2. You will be working with a very long panel. Set up your machine on a large work surface so the fabric can feed easily through the machine and out the back. You don't want the fabric to "bump" into any obstacles. That could cause the stitching to become uneven. We used a dining room table. 
  3. Apply interfacing to a small scrap of the striped fabric and test out some of your favorite stitches. After our testing, we decided on stitch #217 from the built-in collection on our Janome Horizon Memory Craft 8900 QCP. On your machine, look for motifs where the stitching stops at the end of the pattern, and also any option that brings you back to the start of the stitch pattern. This will make it easier to join stitches should the need arise (see our bobbin-out tip below).
  4. Re-thread the machine with the contrasting thread in the top and bobbin thread in the bobbin. 
  5. Attach a Satin Stitch foot (also known as a decorative stitch foot). We used the Janome Open Toe Satin Stitch, which has great visibility for long lines of stitching. 
  6. Use the inner edge of the foot to guide your line of stitching along the edge of the outer yellow stripe (within the white stripe). Stitch a line of decorative stitching along both sides of each white stripe. Keep your stitching inside the white stripes; it should not go into any of the yellow stripes. 
  7. Repeat to stitch along both sides of every white stripe.

What if I run out of thread or need to start over?

  1. Most machines have a selection of decorative stitches from simple satin stitch patterns to the more elaborate patterns, such as the one we used for our table runner. But not all machines have the sophisticated programming of some of our Janome models that allows you to stitch a single pattern, stitch to the end of a pattern and stop precisely, or start over at the beginning of a pattern. (Visit your local Janome Dealer to see these features in action.)
  2. This is where a test sample (shown above) is so important. The test lets you see how the pattern stitches out. By watching carefully, you can usually see the end of a pattern as it comes along. But how do you start over at the beginning? There are two techniques: 1) remove the project and sew onto a scrap of fabric until the pattern ends; replace the real project under the needle again at the "break," and the stitch will resume at the beginning of the next pattern – 2) Turn off the machine. When you turn the machine back on and select your decorative stitch, it will automatically start at the beginning.
  3. In the photo below, you see an example of running out of bobbin thread in the middle of a length of decorative stitching. The arrow points to the end of an individual pattern.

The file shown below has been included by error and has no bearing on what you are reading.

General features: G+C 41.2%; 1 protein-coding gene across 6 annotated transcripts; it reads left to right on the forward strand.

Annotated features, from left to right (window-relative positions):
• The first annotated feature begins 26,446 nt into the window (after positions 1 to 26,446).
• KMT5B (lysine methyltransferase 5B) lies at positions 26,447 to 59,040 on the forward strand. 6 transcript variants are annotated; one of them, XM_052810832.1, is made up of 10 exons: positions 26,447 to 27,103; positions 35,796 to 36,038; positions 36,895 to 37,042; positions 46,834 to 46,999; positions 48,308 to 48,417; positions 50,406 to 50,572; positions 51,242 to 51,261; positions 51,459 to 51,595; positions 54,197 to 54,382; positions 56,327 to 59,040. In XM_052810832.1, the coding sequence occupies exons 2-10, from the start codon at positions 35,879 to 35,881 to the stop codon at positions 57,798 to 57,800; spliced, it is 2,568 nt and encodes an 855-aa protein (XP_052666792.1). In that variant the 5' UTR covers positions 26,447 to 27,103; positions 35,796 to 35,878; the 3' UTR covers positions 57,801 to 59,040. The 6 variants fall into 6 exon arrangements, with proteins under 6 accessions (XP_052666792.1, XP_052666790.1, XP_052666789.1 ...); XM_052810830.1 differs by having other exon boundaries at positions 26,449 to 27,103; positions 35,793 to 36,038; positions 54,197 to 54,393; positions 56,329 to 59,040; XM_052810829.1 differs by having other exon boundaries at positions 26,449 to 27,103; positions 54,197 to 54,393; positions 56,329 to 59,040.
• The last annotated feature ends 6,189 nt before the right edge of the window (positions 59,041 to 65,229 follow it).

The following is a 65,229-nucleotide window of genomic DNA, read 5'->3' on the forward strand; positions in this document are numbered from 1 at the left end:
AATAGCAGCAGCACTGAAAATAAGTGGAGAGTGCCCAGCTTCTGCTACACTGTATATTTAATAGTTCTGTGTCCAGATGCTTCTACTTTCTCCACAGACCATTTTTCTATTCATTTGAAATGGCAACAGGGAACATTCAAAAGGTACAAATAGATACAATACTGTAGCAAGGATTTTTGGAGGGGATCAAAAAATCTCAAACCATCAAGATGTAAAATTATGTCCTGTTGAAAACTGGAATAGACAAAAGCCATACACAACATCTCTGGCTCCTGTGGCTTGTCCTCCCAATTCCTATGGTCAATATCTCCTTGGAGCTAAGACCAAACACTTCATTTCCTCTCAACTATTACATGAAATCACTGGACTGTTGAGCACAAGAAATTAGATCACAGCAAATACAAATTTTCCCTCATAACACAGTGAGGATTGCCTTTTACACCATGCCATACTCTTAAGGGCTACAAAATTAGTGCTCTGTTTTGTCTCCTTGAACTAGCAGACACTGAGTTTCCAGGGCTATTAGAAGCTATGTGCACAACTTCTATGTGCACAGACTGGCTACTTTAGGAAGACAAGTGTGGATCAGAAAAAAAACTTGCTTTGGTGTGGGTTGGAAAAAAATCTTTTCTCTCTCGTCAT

4. 'Un-stitch" (carefully pull out but do not cut the stitches with your seam ripper) back to the end of the pattern. Pull these thread ends to the wrong side of the fabric and tie off. 
  5. Starting at the beginning of the pattern (as described above), center the needle at the pattern end and resume stitching. 
  6. When the stitching is complete, those "start-over" thread tails should also be pulled to the wrong side of the fabric and tied off. When complete, the joint should be invisible!

Attach the end panels 

  1. Re-thread the machine with thread to best match the runner in the top and bobbin. Attach the regular presser foot. 
  2. Find the two end panel strips, which should have the interfacing fused in place. 
  3. From the right side, sew a line of stitching where the white stripe meets the ½" yellow seam allowance. This is a reference line, so when the fabrics are placed right sides together, you can stitch along this reference line, knowing you are stitching exactly along the stripe. Do this on both strips.
  4. Place one strip on either end of the panel, aligning the stitched-reference-line edge of the end panel with the raw edge of the runner. Pin in place. 
  5. Stitch the end panels in place, running your seam directly on top of the reference line of stitching. 
  6. Press the seam open, pressing the end panels away from the main runner.
  7. Re-thread the machine with the contrasting thread in the top and bobbin thread in the bobbin.
  8. Sew a line of decorative stitching on each side of just the white stripe.

Create back panel and finish

  1. Re-thread the machine with thread to best match the runner in the top and bobbin. Attach the regular presser foot.
  2. Similar to the reference line you stitched on the end panels, stitch a reference line around the entire runner. This line should run where the outer stripe meets the ½" seam allowance.
  3. Decorative stitching can slightly alter the overall dimensions of the base fabric. Find the top panel and measure the center section. Originally it had a measurement of 34", but our sample had "shrunk up" to now measure 33". It was also narrower by ¼". 
  4. Locate the three panels for the runner back panel. Adjust the dimensions of the shorter panel to match the new dimensions of the top center section. 
  5. Go back to the runner top again, this time measure the length of each end, including the end panel. Make adjustments if needed to two remaining longer panels of the runner backing. 
    NOTE: On all adjustments, remember to figure in the ½" seam allowances!
  6. If necessary, re-thread the machine with thread to best match the back fabric in the top and bobbin.
  7. As you did with the top panel, sew the three back panels together end to end, using a ½" seam allowance. Press the seam allowances flat. 
  8. Place the runner top and the runner back right sides together, matching the seams and the raw edges all around. 
  9. Sew the two panels together with the runner top facing up so you can run your new seam exactly on top of the reference line of stitching.
  10. Leave an 8" opening along one long side for turning. Remember to pivot at each corner and to lock your seam at either side of the opening. 
  11. Trim all four corners and turn right side out. Use a long, blunt-end tool, such as a knitting needle, chopstick or point turner to gently push out the corners so they are nice and sharp. 
  12. Press flat, rolling the seam toward the runner back. 
  13. Press in the raw edges of the opening so they are flush with sewn seam. 
  14. If necessary, re-thread the machine with thread to best match the runner in the top and thread to best match the back fabric in the bobbin.
  15. Edgestitch around the entire perimeter of the runner. This holds the two layers in place, further prevents the back from rolling to the front, and closes the opening used for turning.
  16. Press flat again. We recommend using a pressing cloth against the decorative stitching and adding steam for a professional finish. 

Contributors

Project Design: Alicia Thommas 
Sample Creation and Instructional Outline: Michele Mishler